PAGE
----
Arguably, a second approach to solving the problem would be to find and prosecute the various perpetrators of identity theft and identify fraud. This, unfortunately, isn't currently feasible because our networked systems don't enforce the strong authentication necessary to establish accountability of actions. What about shutting down the Web sites and chat rooms in which identity data can be purchased? Although this certainly could improve things, it requires ongoing vigilance and never eradicates the crime; as such, it's a losing game.
However, we can win by limiting the utility of "stolen" identity information. If the personal information that thieves can procure from electronic databases, unsolicited offers of credit grabbed from mailboxes, or old-fashion dumpster diving were insufficient to steal someone's identity, then "theft" of that information would be less problematic. Today's practice of authenticating a person by asking for an identifier (something that, by definition, can't be a secret) is fundamentally flawed; institutions that use this practice are being irresponsible. Social security numbers and other routinely available personal information shouldn't suffice to authenticate an individual, but today it often does. Sellers and other institutions need to change that.
The improved regime, however, would doubtless be more costly. New programming and possibly new hardware would be required if stronger methods of authentication were adopted, because user authentication would now involve a secret, a token, and/or a biometric measurement; in addition, users would find the task of authenticating themselves prior to performing a transaction more onerous.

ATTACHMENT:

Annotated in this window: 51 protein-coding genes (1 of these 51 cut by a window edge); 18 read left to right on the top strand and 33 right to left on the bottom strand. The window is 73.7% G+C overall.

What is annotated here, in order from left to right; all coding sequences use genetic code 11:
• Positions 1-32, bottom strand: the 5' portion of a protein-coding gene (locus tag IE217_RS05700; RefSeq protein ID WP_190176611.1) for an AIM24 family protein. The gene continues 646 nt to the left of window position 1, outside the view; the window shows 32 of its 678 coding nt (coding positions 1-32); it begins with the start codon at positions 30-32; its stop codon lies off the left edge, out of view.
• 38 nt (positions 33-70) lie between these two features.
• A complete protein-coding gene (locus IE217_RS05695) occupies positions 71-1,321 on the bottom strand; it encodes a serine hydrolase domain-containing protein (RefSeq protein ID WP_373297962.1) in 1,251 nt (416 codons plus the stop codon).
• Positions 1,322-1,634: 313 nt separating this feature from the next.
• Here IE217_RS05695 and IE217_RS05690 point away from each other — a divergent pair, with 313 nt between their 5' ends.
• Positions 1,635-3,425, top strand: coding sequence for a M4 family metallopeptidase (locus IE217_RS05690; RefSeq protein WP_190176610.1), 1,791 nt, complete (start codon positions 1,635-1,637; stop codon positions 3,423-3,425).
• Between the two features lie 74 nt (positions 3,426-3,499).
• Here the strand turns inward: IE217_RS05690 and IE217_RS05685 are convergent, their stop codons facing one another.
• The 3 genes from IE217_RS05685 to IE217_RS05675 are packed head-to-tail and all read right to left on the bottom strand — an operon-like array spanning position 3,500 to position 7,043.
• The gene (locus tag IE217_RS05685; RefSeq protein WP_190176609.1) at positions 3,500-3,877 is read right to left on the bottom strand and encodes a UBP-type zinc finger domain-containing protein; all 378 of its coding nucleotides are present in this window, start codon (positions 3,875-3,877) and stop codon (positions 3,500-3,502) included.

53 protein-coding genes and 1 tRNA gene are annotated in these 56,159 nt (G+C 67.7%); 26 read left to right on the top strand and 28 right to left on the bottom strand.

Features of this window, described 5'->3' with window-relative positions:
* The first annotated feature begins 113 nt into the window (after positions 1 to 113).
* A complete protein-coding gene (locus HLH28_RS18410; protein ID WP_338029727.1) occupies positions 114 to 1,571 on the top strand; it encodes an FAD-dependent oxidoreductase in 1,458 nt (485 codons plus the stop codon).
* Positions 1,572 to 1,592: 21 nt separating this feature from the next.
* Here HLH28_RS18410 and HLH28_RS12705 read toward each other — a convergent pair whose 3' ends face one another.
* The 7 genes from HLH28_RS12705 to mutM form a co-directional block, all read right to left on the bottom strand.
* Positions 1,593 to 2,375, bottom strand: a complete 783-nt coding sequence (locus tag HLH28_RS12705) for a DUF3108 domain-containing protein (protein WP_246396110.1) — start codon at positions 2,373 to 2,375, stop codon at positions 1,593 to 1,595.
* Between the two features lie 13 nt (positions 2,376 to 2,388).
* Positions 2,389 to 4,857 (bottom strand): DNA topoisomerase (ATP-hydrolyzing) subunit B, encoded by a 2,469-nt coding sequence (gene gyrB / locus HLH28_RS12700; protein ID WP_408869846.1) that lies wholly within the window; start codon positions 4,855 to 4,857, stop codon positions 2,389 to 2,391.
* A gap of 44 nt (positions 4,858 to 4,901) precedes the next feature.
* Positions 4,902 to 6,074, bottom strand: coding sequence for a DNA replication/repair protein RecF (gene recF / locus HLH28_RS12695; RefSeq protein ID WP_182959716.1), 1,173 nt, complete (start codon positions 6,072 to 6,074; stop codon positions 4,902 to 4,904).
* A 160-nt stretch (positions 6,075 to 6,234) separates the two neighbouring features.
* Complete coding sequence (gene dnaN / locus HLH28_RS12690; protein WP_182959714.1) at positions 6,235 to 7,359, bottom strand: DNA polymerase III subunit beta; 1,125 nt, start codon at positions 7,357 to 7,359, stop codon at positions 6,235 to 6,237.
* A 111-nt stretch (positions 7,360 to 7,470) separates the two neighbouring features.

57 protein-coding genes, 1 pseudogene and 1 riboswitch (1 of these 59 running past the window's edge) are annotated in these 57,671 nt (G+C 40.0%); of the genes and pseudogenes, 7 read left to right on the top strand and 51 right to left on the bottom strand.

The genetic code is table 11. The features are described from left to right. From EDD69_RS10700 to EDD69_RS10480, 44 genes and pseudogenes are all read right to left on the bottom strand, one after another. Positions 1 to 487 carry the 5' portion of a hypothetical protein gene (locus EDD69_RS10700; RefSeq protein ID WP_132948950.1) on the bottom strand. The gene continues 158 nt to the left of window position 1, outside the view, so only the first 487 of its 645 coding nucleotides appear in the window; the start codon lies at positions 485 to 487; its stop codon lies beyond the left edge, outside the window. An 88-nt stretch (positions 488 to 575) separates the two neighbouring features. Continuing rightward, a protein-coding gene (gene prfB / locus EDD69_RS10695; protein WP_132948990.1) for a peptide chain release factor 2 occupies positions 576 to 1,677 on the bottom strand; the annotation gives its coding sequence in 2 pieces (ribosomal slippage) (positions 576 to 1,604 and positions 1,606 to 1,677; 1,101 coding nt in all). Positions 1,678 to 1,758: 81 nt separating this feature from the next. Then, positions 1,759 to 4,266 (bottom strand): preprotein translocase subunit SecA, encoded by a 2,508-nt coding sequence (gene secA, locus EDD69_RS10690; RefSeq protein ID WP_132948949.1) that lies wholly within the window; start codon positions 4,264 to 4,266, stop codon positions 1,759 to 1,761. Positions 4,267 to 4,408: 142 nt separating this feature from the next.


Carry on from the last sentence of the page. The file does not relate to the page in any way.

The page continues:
Given that they pass their costs to consumers, institutions have little to lose if they all adopted stronger means of authentication. (Were only some to make the switch, however, identity theft would likely continue—some users would opt to trade convenience for security by choosing institutions that implement weak authentication.) But institutions also have little to gain by adopting stronger authentication because they currently don't suffer the losses for identity crimes. Not surprisingly, they haven't switched to stronger authentication.
Independent of how various institutions would fare in isolation, society would certainly be better off with reduced levels of identity theft and identity fraud. Governments usually step in when we, as individuals, lack the power to compel behaviors required for the greater good of our society. And we as individuals do lack the power to incentivize the needed investments in better authentication.
Matters of procedure and policy—not the need for new security discoveries—is what allows identity theft and identity fraud to continue. The absence of greater institutional investments in better authentication systems and practices, in effect, makes our institutions accessories to the crime. It's time to acknowledge this culpability and foster its elimination through regulation, legislation, or other forms of public policy. Policy makers must create a climate to facilitate the deployment of stronger authentication and associated practices.